On The Memory of Moths: The Little Things

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I hardly need to say I ceased to write about the moths after Day 5 this past May. It’s not that I had nothing to say; I had so much but was so busy with summer work that it became nearly impossible to juggle caring for the moths and working and writing. One of those had to go. Since then, the trio of moths and the events after they passed on have given me much to think about.

Cedric, the first, made a big impression on me – he was a maniac. He lost no opportunity to fly and flap around, and so his life was spent in one short blaze. On the sixth morning it was evident that he had become much thinner and lost the strength to fly. His wings were tattered. He’d lost the front four of his “toes” and tapped his feet against the mesh basket in vain, unable to understand why he couldn’t grip it anymore. As much as I wanted to spend more time with Cedric, it was clear he was miserable. I made the difficult decision to put him to sleep.

Farewell, little friend.

Terry continued to do well for most of her total of seven days and proved extensively tolerant of my desire to take photos of her and show her off to friends. She was like an angel in insect form – patient, airy, beautiful; perfect even with the odd little notch next to the eye on her upper right wing. Her flights were somehow graceful despite the typical silkmoth clumsiness. She sat on my desk as I worked and supervised me creating “Moon Over Water.”

Terry taking a peek at the early sketch for “Moon Over Water.”


Her wings seemed to glow when the light was behind her.

Unfortunately, Terry was not able to attract a mate thanks to several days of poor weather. She laid her unfertilized eggs and soon became as thin as Cedric on his last day. It was time for her to go, too.

The last moth, another cecropia, did not eclose until a week after Terry’s death. He made an instant impression on me by refusing to sit still while his wings were filling out. They dried perfectly despite his wanderlust, but he continued to surprise me with odd behaviors neither of the moths before him had displayed. I’d intended to name him “Darius,” but “Fritz” suited him much better.

Freshly eclosed and already getting up to mischief.

At one point, he went for a little flight and landed in a dusty corner. I rescued him, and he seemed calm for a moment, but then this happened. That video got a lot of attention on Tumblr, good and bad, for months after Fritz passed away. His 15 minutes of fame probably put him up there with the most famous individual moths ever to live on this earth. If there is nothing after this life for little bugs, he has at least lived on in many memories.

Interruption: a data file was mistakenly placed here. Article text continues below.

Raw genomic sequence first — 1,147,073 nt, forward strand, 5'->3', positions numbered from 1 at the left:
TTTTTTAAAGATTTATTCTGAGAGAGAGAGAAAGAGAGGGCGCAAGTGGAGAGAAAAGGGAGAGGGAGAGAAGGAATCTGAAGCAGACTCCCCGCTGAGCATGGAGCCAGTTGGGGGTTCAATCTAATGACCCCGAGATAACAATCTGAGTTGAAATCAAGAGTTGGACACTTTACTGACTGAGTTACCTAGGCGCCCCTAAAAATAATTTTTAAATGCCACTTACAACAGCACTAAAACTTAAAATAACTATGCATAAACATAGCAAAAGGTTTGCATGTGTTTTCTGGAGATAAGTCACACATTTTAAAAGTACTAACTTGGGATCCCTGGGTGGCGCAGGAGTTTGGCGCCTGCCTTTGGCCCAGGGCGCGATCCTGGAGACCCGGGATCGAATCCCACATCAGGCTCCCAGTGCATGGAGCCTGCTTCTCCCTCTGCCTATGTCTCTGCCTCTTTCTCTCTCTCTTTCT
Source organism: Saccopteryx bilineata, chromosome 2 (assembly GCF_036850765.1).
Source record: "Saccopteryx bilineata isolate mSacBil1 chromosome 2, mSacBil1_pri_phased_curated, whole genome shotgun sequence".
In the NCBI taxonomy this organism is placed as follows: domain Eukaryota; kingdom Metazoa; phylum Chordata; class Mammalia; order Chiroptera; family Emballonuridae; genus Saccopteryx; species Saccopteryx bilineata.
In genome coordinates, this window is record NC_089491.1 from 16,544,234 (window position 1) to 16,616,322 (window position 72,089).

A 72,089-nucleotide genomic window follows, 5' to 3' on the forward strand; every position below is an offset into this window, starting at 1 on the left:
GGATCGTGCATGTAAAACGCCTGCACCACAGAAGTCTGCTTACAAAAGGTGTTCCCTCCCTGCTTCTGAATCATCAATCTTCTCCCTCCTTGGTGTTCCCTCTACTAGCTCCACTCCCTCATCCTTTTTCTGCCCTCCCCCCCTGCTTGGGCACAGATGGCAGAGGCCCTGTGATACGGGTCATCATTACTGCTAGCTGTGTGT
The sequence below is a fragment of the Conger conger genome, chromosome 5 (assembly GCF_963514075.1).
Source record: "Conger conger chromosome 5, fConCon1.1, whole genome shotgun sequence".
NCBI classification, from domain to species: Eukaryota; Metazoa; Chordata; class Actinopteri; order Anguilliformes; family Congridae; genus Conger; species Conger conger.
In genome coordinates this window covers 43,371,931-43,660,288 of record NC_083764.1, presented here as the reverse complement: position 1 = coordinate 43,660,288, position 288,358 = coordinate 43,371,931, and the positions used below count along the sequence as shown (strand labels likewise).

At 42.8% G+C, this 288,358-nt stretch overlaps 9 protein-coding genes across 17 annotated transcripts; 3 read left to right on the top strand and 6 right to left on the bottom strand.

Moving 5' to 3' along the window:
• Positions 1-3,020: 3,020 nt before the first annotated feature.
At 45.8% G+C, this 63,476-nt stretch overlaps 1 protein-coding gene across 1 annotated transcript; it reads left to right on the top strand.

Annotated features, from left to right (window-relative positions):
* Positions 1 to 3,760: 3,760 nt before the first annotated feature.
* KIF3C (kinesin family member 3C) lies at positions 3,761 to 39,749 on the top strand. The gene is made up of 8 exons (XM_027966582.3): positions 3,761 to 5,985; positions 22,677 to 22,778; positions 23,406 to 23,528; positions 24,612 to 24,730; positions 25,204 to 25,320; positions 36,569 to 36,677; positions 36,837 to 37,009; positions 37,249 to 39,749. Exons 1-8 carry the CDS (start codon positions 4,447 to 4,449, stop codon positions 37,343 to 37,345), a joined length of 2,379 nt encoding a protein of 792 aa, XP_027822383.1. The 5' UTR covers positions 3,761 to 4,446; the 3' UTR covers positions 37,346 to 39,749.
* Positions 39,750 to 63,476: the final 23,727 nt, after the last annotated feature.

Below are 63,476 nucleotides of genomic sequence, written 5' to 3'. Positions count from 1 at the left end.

I suppose the average person wouldn’t think it possible to bond with insects in a matter of days, but I did miss them when they were gone. Each left tiny little moth footprints on my life. I have had many thoughts about what it is to love something unconditionally that cannot love you back or find meaning in your presence in any way a human person knows how to detect. Perhaps I will be forever unpacking this experience – turning it over and over to see all the facets as I have for my father’s death in the last nine months. I don’t know. But I can say it was worth doing, and I intend to do it again.

In September, my sister was weeding her tomato plants and found a fat tobacco hornworm caterpillar munching away on the branches like no tomorrow. She intended to kill him, but I rescued the little guy. He gobbled up leaves I carefully pruned from the plant for days until he was gorged and ready to pupate. Though fellow mothkeepers recommended I provide shredded paper towels for him to burrow into (as his species does), he refused to settle down until I offered a thick layer of real dirt in a bin. Eventually, when I was sure enough time had passed, I dug up the pupa.

The little hornworm having breakfast.


He’s surprisingly large as a pupa!

Last night, I checked on the pupa and found a sad sight. It had turned black, indicating the hornworm had died, and there was evidence a tachinid fly had parasitized him as a caterpillar. This can happen with wild-caught moth larvae. Unlike some other parasites, these flies create no outward sign anything is wrong until too late. Nothing I could’ve done would’ve changed the hornworm’s fate. Even so, I am sorry to lose him far too soon.

A line from a famous poem has been ringing in my head along with the memories of my moths, and I have written it nearly every place I’ve memorialized them in word or image. “Nothing gold can stay.” – Robert Frost. I have seen little in my life so far as beautiful and perfect as these creatures were to me, and yet they faded so quickly, as it seems all the best things cannot help but do. They were innocent – they were gold – so of course, they could not stay.

I am obtaining my cocoons for 2015 from multiple sources and so far have lined up one cecropia and one of a new species, the imperial moth. I hope to get multiple lunas as well. We’ll see!

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